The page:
H&M's statements about forced labor in Xinjiang have angered both Chinese and human rights groups.
Anti-Asian Hate Crimes
Anti-racism rally in San Francisco's Chinatown on March 1, 2020. (Charlie Moehle, Pro Bono Photo)
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This week we mark the first anniversary of covid-19 shelter in place policies in the U.S. The pandemic's spread sparked racist verbal and physical attacks in the U.S. towards people of Asian ancestry. But even before the pandemic, the FBI and other organizations reported that such incidents were on the rise. Many prominent individuals and many organizations have spoken out against these acts which range from racist slurs and intimidation to physical violence. Yesterday, Google celebrated Wu Lien-teh 伍連德, a Malaysian Chinese who was educated at Cambridge and who went to China in 1907. Wu was the first president of the Chinese Medical Association and was a pioneer fighter against infectious diseases. The search giant also reported on spikes in searches about anti-Asian crimes.
On Jan. 26, the White House issued a memorandum condemning hate speech and worse and celebrating the contributions of 2 million Asian Americans and Pacific Islanders serving on the frontlines in healthcare, emergency response, and other essential jobs. USC, the US-China Institute, the Asia Society and the 1990 Institute are among the organizations that have worked with students and K-12 educators to examine the history of anti-Asian sentiment in the U.S. and current challenges. The USC Race and Equity Center examined why anti-Asian racism is so contagious. One program for teachers discussed artificial intelligence and implicit bias.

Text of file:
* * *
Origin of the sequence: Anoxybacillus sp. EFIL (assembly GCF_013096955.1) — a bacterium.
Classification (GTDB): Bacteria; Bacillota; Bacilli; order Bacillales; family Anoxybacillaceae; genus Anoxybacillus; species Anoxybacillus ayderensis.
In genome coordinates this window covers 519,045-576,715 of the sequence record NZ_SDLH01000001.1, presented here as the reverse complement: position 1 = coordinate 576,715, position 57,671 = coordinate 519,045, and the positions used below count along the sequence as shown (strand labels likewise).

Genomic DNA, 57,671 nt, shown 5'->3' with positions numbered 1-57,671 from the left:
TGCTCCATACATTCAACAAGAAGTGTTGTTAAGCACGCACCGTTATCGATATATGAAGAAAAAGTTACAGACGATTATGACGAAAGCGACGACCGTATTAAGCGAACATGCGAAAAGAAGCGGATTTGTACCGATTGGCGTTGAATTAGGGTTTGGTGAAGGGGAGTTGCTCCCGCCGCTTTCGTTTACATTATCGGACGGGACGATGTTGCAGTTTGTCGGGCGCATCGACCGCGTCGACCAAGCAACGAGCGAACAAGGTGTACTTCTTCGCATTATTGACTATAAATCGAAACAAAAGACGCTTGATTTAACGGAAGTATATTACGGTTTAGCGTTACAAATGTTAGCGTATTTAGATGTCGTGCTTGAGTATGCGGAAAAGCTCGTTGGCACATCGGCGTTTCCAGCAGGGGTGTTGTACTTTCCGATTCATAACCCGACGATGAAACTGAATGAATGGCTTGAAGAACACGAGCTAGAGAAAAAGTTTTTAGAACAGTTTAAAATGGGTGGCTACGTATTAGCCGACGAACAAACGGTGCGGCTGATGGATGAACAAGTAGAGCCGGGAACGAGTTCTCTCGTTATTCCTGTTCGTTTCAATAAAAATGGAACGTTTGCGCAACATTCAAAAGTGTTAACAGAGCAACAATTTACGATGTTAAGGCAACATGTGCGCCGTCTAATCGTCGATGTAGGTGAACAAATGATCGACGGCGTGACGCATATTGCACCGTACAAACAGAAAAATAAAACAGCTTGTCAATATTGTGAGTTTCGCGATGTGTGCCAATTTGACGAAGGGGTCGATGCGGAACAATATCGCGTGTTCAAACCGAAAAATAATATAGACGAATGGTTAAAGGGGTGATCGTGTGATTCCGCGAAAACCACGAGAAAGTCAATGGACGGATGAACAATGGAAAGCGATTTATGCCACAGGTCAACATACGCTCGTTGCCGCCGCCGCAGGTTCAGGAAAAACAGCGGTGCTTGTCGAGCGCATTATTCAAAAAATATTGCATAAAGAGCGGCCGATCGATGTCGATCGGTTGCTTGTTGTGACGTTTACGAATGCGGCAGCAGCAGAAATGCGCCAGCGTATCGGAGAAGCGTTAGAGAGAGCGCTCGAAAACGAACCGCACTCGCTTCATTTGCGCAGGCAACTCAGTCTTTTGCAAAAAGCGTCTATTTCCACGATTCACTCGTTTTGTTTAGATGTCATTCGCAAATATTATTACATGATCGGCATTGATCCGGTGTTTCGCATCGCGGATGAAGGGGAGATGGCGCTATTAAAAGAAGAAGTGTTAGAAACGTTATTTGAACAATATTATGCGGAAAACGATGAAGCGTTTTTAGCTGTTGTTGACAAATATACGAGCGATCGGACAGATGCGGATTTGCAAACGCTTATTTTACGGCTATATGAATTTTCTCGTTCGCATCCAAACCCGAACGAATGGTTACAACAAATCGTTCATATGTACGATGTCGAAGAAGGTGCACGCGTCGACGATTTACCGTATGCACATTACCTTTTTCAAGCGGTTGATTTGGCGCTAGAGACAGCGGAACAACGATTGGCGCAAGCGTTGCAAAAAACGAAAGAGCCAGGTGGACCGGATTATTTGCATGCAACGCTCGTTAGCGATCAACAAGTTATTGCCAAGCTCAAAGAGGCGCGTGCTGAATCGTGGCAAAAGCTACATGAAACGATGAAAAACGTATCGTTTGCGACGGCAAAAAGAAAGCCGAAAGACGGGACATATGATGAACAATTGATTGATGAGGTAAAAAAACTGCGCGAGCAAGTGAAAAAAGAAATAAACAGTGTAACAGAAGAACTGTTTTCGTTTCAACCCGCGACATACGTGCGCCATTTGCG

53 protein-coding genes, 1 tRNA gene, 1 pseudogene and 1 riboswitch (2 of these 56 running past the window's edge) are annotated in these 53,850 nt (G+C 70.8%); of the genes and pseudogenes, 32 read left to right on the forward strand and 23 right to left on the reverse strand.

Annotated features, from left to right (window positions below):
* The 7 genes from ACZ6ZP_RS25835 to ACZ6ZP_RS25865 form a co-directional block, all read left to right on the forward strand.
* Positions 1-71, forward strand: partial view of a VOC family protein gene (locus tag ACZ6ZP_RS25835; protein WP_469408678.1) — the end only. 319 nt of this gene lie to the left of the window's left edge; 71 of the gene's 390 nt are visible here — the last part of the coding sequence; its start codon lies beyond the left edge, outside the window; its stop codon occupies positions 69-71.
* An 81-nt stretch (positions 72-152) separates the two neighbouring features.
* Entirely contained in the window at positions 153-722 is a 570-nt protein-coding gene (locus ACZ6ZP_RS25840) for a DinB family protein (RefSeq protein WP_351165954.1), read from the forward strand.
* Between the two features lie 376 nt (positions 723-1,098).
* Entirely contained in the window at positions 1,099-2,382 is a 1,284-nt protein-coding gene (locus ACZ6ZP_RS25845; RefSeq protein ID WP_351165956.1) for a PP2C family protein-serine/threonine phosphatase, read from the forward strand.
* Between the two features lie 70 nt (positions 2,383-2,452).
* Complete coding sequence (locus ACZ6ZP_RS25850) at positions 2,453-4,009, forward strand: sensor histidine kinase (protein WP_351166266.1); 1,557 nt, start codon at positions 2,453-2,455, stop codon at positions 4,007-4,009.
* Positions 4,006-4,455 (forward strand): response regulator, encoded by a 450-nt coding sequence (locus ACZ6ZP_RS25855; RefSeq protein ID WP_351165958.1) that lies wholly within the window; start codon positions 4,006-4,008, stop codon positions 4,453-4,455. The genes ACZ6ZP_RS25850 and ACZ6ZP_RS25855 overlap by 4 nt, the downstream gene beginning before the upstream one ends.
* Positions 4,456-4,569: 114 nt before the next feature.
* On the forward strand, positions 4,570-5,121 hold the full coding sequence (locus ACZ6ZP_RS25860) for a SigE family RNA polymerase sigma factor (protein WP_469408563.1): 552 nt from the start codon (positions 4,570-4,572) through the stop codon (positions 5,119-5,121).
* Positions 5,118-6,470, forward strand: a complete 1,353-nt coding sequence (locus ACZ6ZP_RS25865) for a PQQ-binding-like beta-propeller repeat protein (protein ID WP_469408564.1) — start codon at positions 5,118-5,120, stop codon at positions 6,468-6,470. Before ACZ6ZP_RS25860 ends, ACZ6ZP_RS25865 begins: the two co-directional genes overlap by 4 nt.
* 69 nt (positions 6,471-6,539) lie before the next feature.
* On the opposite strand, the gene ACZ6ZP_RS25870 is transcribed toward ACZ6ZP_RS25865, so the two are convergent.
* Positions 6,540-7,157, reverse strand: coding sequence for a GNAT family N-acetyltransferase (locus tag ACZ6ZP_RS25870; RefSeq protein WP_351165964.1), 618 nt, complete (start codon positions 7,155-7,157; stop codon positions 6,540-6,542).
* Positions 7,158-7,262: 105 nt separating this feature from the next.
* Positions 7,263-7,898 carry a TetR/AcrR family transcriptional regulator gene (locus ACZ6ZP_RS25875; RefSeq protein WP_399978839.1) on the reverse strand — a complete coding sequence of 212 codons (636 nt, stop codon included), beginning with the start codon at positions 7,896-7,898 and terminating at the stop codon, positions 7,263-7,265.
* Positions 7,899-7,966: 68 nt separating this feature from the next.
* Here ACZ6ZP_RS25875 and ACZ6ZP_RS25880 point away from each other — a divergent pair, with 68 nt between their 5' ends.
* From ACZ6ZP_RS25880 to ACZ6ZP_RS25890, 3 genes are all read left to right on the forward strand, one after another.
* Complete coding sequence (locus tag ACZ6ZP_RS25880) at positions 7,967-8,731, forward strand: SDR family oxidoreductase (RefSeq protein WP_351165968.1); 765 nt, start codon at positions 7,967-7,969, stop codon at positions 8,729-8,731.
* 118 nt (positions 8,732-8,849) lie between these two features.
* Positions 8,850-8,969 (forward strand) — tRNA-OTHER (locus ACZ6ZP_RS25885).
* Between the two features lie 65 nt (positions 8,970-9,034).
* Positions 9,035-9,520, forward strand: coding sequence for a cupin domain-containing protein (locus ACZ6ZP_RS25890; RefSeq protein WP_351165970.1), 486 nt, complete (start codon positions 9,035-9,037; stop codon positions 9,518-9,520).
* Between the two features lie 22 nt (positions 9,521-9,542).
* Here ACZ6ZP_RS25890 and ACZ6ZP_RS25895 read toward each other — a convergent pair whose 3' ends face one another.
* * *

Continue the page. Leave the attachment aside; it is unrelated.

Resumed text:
Perhaps related to the rise in hostile actions towards Asians and Pacific Islanders is the increasingly negative view Americans have towards China. In Gallup's most recent poll, two-thirds of those surveyed expressed unfavorable views toward China, the most negative result since the company began such surveys in 1979 and a significant drop since February 2018 when 53% told Gallup they had a favorable view of China. Last fall, Pew found that almost three-quarters of Americans held negative views toward China. Most who hold a negative view don't engage in hate speech or attacks, but some analysts compare the current climate to the 1980s anatagonism towards Japanese trade practices, a time when Vincent Chin, a Chinese American, was beaten to death by two autoworkers in Detroit. Then and now those engaging in hate speech and attacks seem uninterested in differentiating among people of Asian ancestry.
FBI and other monitors report that hate crimes against African Americans, Hispanics and others have also been increasing. The statistics conveyed in the charts here, of course, don’t capture the full scale of the problem and they can’t convey the pain inflicted on victims and their families and friends. Nor do they capture the negative impact on others who may change their own behavior out of fear and the danger that some may see such abuse as acceptable and replicate it. This abuse and the prejudice that drives it harms individuals and weakens our society. We, of course, decry these hateful actions and call on all to do what they can to battle the biases that power them. We all have a part to play in speaking out against such prejudice.
The USC U.S.-China Institute hosted a panel discussion to look at the biases and discrimination against Asians and Asian Americans, the resistance to it, the role America’s relationships with Asia play in shaping perceptions, and trends in Asian American political participation.
Please join the USC U.S.-China Institute for an online panel discussion on the Belt and Road Initiative in Southeast and Central Asia.